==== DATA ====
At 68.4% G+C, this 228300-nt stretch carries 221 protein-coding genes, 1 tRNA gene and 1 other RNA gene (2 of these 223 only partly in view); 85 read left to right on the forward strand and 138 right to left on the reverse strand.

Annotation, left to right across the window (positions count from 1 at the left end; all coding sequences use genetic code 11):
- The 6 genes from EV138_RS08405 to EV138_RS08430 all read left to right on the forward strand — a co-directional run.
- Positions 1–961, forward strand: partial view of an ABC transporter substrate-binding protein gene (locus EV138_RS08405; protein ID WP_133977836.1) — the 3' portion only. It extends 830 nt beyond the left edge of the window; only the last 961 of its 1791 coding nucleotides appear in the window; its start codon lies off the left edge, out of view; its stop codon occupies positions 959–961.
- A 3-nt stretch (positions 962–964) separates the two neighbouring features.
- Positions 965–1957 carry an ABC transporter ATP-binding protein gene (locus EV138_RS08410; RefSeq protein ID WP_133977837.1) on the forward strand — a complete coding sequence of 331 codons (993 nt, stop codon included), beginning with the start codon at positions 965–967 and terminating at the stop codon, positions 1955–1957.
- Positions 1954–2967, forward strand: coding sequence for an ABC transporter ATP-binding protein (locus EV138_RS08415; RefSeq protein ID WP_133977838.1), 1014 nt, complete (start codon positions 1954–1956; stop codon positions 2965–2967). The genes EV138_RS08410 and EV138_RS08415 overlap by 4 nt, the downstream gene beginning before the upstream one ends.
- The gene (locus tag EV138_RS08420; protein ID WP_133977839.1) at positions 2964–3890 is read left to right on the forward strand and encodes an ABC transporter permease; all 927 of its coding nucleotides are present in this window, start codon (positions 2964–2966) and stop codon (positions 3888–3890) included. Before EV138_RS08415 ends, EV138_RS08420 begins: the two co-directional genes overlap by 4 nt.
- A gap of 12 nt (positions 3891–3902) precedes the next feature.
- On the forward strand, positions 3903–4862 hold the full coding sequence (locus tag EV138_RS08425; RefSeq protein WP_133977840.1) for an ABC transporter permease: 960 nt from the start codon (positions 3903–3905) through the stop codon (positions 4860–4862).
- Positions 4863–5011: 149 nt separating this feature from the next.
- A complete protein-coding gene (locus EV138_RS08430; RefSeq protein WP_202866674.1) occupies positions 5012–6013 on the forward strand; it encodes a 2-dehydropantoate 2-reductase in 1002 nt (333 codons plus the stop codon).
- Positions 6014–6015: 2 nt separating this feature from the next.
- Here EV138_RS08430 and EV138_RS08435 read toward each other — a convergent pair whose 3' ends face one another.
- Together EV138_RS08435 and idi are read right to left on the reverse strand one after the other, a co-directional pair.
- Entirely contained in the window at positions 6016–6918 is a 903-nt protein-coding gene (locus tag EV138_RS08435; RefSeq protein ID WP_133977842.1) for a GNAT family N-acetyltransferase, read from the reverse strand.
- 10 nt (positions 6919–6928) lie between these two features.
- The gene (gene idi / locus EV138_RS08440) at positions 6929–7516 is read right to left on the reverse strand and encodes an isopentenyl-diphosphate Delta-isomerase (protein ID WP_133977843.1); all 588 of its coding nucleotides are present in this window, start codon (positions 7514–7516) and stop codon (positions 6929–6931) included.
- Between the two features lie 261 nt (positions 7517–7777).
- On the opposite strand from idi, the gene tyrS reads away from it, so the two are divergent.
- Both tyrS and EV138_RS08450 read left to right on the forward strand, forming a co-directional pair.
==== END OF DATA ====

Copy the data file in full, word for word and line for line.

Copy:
At 68.4% G+C, this 228300-nt stretch carries 221 protein-coding genes, 1 tRNA gene and 1 other RNA gene (2 of these 223 only partly in view); 85 read left to right on the forward strand and 138 right to left on the reverse strand.

Annotation, left to right across the window (positions count from 1 at the left end; all coding sequences use genetic code 11):
- The 6 genes from EV138_RS08405 to EV138_RS08430 all read left to right on the forward strand — a co-directional run.
- Positions 1–961, forward strand: partial view of an ABC transporter substrate-binding protein gene (locus EV138_RS08405; protein ID WP_133977836.1) — the 3' portion only. It extends 830 nt beyond the left edge of the window; only the last 961 of its 1791 coding nucleotides appear in the window; its start codon lies off the left edge, out of view; its stop codon occupies positions 959–961.
- A 3-nt stretch (positions 962–964) separates the two neighbouring features.
- Positions 965–1957 carry an ABC transporter ATP-binding protein gene (locus EV138_RS08410; RefSeq protein ID WP_133977837.1) on the forward strand — a complete coding sequence of 331 codons (993 nt, stop codon included), beginning with the start codon at positions 965–967 and terminating at the stop codon, positions 1955–1957.
- Positions 1954–2967, forward strand: coding sequence for an ABC transporter ATP-binding protein (locus EV138_RS08415; RefSeq protein ID WP_133977838.1), 1014 nt, complete (start codon positions 1954–1956; stop codon positions 2965–2967). The genes EV138_RS08410 and EV138_RS08415 overlap by 4 nt, the downstream gene beginning before the upstream one ends.
- The gene (locus tag EV138_RS08420; protein ID WP_133977839.1) at positions 2964–3890 is read left to right on the forward strand and encodes an ABC transporter permease; all 927 of its coding nucleotides are present in this window, start codon (positions 2964–2966) and stop codon (positions 3888–3890) included. Before EV138_RS08415 ends, EV138_RS08420 begins: the two co-directional genes overlap by 4 nt.
- A gap of 12 nt (positions 3891–3902) precedes the next feature.
- On the forward strand, positions 3903–4862 hold the full coding sequence (locus tag EV138_RS08425; RefSeq protein WP_133977840.1) for an ABC transporter permease: 960 nt from the start codon (positions 3903–3905) through the stop codon (positions 4860–4862).
- Positions 4863–5011: 149 nt separating this feature from the next.
- A complete protein-coding gene (locus EV138_RS08430; RefSeq protein WP_202866674.1) occupies positions 5012–6013 on the forward strand; it encodes a 2-dehydropantoate 2-reductase in 1002 nt (333 codons plus the stop codon).
- Positions 6014–6015: 2 nt separating this feature from the next.
- Here EV138_RS08430 and EV138_RS08435 read toward each other — a convergent pair whose 3' ends face one another.
- Together EV138_RS08435 and idi are read right to left on the reverse strand one after the other, a co-directional pair.
- Entirely contained in the window at positions 6016–6918 is a 903-nt protein-coding gene (locus tag EV138_RS08435; RefSeq protein ID WP_133977842.1) for a GNAT family N-acetyltransferase, read from the reverse strand.
- 10 nt (positions 6919–6928) lie between these two features.
- The gene (gene idi / locus EV138_RS08440) at positions 6929–7516 is read right to left on the reverse strand and encodes an isopentenyl-diphosphate Delta-isomerase (protein ID WP_133977843.1); all 588 of its coding nucleotides are present in this window, start codon (positions 7514–7516) and stop codon (positions 6929–6931) included.
- Between the two features lie 261 nt (positions 7517–7777).
- On the opposite strand from idi, the gene tyrS reads away from it, so the two are divergent.
- Both tyrS and EV138_RS08450 read left to right on the forward strand, forming a co-directional pair.